Strengthening Firefighter Mental Health: It’s YOUR Responsibility!

Mental illness is common in the United States, ranging from mild to severe. Nearly one in five U.S. adults experience mental illness each year (46.6 million in 2017).

Ask yourself this question: How many members are in your department? Get the point?

Depression, anxiety, bipolar disorder and addictive behaviors are among the most common mental illnesses. While many of these have biological components, lifestyle plays a big role as well. As first responders, we face a lot of stress and it can take a mental toll. Some studies have shown that firefighters have a higher incidence of symptoms associated with mental illness, including:

  • Anger, irritability and aggressiveness
  • Anxiety
  • Post-traumatic stress
  • Depression
  • Sleep disorders
  • Substance abuse

Why do firefighters experience so many of these effects at higher rates than other professions? There’s no easy answer, because we’re all different. A firefighter might respond to calls for 25 years without having lasting emotional issues. Another firefighter might be permanently affected by a single horrible call, perhaps a multi-fatality house fire or car wreck involving children. Still others can’t point to a single incident but suffer from a build-up effect of countless calls in which they feel unable to help, but compelled to try. Many studies also indicate shift work is a contributing factor, upsetting our bodies’ natural rhythms in ways that have lasting physical and psychological effects.

Think again, for a minute, about your own department. Have you seen an increase in firefighters being out on leave for mental health? For you old-timers, does it seem like firefighters throw around words like “depressed,” “anxious” and “stress” way more often than they used to? This may actually be a good thing. While rates of mental illness and even suicide have been on the rise nationally, the increase may simply reflect a greater willingness to talk about and report the issues—rather than a sheer increase in rate of people suffering from them. The awareness around anxiety, obsessive-compulsive disorder, depression and stress has increased substantially, easing the taboo associated with seeking treatment and acknowledging the challenges we face.

But firefighters and fire departments face a challenge beyond just increasing awareness of mental illness. Our citizens depend on us to be ready to respond, 24/7. We must be ready to face traumatic scenes; to help people who are homeless, addicted and domestic violence victims; to respond to active shooter situations. So it’s important for each of us to make sure we not only take care of our physical health, but our mental health as well. We also need to look out for warning signs in our coworkers, family and friends. Untreated, these signs can lead to mental health crises or even suicide.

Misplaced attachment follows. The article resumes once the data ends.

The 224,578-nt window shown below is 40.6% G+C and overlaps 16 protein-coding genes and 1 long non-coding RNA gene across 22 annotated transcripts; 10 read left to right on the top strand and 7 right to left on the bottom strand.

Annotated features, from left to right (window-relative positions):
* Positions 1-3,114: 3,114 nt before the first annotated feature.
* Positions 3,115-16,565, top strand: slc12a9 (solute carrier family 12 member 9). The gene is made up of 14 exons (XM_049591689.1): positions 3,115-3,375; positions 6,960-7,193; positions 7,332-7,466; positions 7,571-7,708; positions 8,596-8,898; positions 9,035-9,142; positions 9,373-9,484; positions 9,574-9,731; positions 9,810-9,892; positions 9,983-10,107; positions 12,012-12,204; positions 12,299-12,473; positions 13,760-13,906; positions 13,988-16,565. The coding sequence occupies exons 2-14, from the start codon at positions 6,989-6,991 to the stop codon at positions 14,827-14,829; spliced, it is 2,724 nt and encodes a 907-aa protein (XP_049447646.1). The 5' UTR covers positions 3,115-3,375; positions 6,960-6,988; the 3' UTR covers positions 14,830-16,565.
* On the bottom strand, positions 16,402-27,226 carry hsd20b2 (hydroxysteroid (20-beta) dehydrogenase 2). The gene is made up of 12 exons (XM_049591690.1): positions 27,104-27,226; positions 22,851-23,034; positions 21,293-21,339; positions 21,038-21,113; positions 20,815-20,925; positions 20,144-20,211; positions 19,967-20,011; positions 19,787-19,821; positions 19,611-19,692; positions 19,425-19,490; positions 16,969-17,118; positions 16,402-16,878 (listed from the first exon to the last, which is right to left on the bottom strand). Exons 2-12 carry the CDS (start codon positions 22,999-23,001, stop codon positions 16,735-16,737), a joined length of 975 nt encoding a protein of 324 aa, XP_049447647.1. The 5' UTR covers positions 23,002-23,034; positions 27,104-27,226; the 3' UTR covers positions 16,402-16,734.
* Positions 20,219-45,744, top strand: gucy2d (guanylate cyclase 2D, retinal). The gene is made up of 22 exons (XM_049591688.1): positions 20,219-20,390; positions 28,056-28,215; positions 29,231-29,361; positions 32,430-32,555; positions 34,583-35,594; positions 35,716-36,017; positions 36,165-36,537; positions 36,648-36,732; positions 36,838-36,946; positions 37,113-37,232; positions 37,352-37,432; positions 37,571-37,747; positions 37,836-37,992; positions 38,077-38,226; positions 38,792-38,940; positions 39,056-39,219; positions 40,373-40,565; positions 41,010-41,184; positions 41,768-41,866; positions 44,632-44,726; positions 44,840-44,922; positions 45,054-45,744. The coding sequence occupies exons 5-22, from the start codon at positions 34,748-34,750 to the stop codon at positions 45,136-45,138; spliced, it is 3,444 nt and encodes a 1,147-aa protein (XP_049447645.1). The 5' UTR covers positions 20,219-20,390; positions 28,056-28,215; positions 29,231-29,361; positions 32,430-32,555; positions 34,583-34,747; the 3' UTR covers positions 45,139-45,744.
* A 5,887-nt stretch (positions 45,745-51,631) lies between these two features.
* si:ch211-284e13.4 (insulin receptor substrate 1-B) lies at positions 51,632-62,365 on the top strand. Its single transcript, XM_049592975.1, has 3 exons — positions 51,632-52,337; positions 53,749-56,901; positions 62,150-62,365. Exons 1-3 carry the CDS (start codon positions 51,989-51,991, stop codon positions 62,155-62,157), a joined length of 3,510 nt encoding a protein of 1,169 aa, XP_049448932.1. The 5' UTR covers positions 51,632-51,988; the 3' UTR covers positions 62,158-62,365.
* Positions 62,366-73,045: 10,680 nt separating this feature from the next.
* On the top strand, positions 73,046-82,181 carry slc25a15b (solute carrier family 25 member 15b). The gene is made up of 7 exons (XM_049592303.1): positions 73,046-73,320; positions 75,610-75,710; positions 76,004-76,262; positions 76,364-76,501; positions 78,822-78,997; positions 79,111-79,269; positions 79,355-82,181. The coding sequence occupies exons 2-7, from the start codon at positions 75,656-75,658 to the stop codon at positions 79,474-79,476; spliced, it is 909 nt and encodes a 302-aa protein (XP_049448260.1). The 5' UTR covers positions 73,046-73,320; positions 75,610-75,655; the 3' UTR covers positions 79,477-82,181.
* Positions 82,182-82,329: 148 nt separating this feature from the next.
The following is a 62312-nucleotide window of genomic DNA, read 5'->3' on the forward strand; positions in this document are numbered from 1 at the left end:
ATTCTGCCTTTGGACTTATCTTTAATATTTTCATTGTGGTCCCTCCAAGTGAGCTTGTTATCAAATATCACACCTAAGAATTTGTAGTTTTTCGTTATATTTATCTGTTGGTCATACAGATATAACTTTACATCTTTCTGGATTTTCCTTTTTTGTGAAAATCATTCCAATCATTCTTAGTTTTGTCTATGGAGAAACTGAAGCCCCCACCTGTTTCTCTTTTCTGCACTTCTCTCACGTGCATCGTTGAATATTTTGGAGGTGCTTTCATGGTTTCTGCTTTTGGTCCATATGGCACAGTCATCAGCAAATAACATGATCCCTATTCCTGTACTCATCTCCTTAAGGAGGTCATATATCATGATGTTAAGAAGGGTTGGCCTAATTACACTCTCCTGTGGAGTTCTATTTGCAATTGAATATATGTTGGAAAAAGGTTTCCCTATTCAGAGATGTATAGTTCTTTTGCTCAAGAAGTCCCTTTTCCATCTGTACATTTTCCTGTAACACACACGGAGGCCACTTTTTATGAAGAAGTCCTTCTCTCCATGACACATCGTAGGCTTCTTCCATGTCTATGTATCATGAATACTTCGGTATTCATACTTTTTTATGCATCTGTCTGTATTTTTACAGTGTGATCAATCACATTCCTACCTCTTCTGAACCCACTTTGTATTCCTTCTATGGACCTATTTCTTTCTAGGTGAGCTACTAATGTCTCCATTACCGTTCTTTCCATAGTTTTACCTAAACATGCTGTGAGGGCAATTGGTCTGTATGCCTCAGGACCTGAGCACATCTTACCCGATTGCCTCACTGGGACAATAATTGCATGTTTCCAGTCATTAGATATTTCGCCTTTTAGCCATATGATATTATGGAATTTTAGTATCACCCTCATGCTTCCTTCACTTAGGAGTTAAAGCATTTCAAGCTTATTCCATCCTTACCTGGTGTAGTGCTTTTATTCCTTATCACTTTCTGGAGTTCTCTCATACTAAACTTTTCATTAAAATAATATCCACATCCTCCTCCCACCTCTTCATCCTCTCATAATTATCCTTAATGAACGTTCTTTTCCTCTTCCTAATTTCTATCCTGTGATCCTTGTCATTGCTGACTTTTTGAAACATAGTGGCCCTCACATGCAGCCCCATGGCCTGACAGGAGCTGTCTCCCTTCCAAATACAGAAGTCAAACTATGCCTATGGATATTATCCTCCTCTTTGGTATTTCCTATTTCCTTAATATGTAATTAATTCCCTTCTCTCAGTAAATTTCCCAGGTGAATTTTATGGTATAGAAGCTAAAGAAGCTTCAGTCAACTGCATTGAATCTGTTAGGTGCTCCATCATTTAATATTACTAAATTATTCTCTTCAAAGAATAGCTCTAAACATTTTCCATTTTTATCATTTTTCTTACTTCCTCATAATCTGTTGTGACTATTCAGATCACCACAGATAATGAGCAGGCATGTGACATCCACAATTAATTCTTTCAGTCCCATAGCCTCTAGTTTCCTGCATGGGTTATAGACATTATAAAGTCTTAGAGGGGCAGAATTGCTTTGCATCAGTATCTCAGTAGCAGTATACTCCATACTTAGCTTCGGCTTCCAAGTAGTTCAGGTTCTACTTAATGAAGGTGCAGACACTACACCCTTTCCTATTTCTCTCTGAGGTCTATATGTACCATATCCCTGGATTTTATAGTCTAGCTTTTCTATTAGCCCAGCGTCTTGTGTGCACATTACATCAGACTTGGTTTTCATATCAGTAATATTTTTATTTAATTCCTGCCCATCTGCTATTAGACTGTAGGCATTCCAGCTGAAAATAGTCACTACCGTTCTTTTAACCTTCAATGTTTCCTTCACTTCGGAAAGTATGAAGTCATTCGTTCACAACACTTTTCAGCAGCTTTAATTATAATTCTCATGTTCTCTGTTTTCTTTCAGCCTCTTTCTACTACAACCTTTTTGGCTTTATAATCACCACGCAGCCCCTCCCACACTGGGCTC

Fire department mental health programs are another critical part of the equation. Many departments offer some services, but the quality and comprehensiveness varies widely. According to the experts at Cordico (www.cordico.com), a company that creates wellness solutions for fire departments and other high-stress professions, firefighter wellness programs should address the following:

  • Accessibility. Traditional EAPs that don’t offer 24/7 help lines or immediately accessible resources may not serve the needs of firefighters who work nontraditional hours.
  • Confidentiality. One of the biggest reasons first responders don’t access mental health resources is their belief that department administration will be aware of it and that it can hurt their career or even force them onto light duty or medical leave. It’s critical that your department’s program guarantee confidentiality (it will likely take time to build firefighter trust that the services are, indeed, confidential).
  • Flexibility. One size doesn’t fit all. The mental health services you offer should reflect the culture and needs of your department. It’s also essential that you’re pointing firefighters to providers who are vetted and experienced in treating first responders.

With a statistic like one-in-five, it’s a good bet someone in your organization needs help, and many more will need help in the future. It might even be you. What are you doing to take a stand for firefighter mental health?

About Chief Sam DiGiovanna

Sam DiGiovanna is a 33-year fire service veteran. He started with the Los Angeles County Fire Department, served as fire chief at the Monrovia Fire Department and currently serves as chief at the Verdugo Fire Academy in Glendale, Calif.